At a public meeting Thursday evening organised by SUD, the speakers likewise made no criticism of the CGT, whose plant delegate was on the platform.
Mahieux and other SUD and NPA speakers at the meeting cited as a victory and an example the Continental workers’ struggle last year against the closure of their factory at Clairoix. In fact, the unions negotiated the acceptance of the shutdown of the factory.
WSWS reporters covered a mass meeting of Les Flandres strikers on Thurday afternoon at which SUD officials made no criticism of the CGT and allowed its top official at the refinery, Marc Pigeon, to defend at length the “suspension” of the national strike.
WSWS supporters distributed copies of the article “France: Trade unions call to end strike at Total” At that evening’s public meeting, Pigeon attempted unsuccessfully to prevent the WSWS supporters from entering the hall.
Pigeon’s contribution from the platform was largely a rant against the WSWS, which he described as a “rag.” A WSWS supporter spoke from the floor and explained that workers needed to develop new organisations independent of the unions because the unions were collaborating with the corporations and the government.
He said, “The government and the unions began discussions on February 15 on how, without sparking a social upheaval, to reduce the state debt and the budget deficit through cuts in pensions, benefits and social services. The way the unions have dealt with the Total strike is an object lesson on how they intend to do this.” His speech was well received by some in the audience who had expressed their bitterness at the calling off of the strike.
WSWS reporters spoke to workers at the mass meeting.
Aldo Tavani is a deputy shift leader. He has worked at the refinery for 31 years. He had been in the CGT but has grown disillusioned with it.
He said, “You can say that we’re somewhat angry about the strike being stopped. We should have gone for it. The promises we’ve been given are worthless. What have the unions won? There are two other sites due to go with the relocation to Saudi Arabia. Sarkozy promised to save the Arcelor steel plant at Gadrange, and its gone. They can shift production to India or Brasil at will. Five years, you have to be dreaming! We’re going to go back 50 years and lose all our social gains.”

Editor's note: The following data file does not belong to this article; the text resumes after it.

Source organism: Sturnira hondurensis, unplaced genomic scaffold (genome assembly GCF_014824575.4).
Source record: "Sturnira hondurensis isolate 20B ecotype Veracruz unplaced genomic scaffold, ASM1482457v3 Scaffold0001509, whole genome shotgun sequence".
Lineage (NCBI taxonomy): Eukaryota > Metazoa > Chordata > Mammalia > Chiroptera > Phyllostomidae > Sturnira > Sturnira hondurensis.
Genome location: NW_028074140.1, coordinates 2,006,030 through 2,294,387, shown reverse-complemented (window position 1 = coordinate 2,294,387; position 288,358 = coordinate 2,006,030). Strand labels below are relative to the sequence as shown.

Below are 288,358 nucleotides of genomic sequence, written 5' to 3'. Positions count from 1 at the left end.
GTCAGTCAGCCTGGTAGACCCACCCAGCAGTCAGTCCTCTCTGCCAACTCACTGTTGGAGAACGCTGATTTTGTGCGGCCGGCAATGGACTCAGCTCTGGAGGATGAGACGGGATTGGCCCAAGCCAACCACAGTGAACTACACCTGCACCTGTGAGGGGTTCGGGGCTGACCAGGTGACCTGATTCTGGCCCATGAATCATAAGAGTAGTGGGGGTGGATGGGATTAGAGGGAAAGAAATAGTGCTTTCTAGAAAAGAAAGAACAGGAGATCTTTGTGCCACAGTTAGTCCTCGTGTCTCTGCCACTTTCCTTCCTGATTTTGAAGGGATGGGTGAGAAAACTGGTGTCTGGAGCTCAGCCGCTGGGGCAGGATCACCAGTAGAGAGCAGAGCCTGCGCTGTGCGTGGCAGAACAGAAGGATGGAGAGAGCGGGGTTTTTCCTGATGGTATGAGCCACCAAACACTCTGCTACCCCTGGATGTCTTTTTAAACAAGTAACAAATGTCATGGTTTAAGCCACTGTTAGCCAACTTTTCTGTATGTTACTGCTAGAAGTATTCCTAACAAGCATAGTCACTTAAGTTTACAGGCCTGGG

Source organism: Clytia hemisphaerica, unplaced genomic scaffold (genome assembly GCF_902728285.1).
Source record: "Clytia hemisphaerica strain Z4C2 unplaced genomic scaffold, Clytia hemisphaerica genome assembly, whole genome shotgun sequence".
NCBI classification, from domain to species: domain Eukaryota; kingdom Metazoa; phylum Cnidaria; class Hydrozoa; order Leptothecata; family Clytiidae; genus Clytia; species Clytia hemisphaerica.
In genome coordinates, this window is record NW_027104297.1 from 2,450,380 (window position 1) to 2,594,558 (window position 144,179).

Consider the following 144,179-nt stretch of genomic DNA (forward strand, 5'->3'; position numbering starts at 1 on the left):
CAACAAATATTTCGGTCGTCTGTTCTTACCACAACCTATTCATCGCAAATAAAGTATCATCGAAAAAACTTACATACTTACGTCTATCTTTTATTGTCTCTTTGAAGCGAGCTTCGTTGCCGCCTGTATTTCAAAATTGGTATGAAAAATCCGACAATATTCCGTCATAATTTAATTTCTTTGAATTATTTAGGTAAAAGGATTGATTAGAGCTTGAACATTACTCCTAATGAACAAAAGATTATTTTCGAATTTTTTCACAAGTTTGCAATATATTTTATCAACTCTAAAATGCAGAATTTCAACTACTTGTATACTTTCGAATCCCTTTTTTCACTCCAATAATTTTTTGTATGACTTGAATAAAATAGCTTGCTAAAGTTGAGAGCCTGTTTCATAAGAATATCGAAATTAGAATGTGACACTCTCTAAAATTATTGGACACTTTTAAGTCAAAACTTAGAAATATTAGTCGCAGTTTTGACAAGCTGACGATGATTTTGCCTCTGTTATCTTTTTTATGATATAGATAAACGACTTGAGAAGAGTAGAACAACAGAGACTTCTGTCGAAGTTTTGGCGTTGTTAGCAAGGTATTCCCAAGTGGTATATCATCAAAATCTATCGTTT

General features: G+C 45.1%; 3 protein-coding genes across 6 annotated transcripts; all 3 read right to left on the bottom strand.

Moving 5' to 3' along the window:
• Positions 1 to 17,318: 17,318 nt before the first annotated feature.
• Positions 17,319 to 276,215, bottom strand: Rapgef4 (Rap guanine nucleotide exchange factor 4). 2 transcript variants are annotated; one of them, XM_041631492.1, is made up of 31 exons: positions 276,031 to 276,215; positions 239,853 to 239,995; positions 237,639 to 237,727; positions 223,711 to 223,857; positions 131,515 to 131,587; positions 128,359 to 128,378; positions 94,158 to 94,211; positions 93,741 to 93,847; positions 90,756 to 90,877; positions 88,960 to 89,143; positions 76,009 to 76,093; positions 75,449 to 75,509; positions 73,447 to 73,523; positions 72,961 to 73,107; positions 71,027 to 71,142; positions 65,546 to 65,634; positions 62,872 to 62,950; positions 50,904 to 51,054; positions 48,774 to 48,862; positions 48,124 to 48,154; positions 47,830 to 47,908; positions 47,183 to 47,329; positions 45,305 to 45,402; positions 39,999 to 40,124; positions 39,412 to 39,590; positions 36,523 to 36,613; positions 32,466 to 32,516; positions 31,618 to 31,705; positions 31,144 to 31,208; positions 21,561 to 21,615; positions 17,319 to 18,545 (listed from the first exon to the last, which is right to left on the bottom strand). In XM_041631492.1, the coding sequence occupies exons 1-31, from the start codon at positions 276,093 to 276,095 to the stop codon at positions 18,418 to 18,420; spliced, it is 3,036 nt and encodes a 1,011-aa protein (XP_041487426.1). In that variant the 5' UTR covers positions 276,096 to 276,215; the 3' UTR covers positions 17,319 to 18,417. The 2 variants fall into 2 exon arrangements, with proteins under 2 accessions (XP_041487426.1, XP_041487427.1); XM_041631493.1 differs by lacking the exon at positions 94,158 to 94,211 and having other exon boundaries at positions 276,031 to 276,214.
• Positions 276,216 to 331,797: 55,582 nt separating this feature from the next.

Aldo agreed that the fight had to take place throughout Europe. “We’ll need someone who can organise it. We need a party in each country. It’ll have to be built. We’re starting from scratch.”
David Lenget, a SUD member, has been working at Les Flandres for 9 years. He told the WSWS, “The CGT let us down. Two or three more days and stocks would have been running out. Now we’re going it alone. A lot of other workers would have joined us. It would have snowballed. My girl friend is a nurse. There’s a lot of discontent among hospital workers. We should go towards another 1968.
“I can’t accept that our production should go to Saudi Arabia. We’ve been promised that all workers will be offered jobs in the company. Some will have to move. That’s not so easy—I’ve got family ties and commitments. I can’t just up and go. The jobs should be kept in France. I’m not saying that the workers in Saudi Arabia are our enemies. Total is to blame.
“We’ve been on strike for six weeks. The politicians didn’t come and visit us till a week ago. There were some here today. They just want votes in the regional elections.”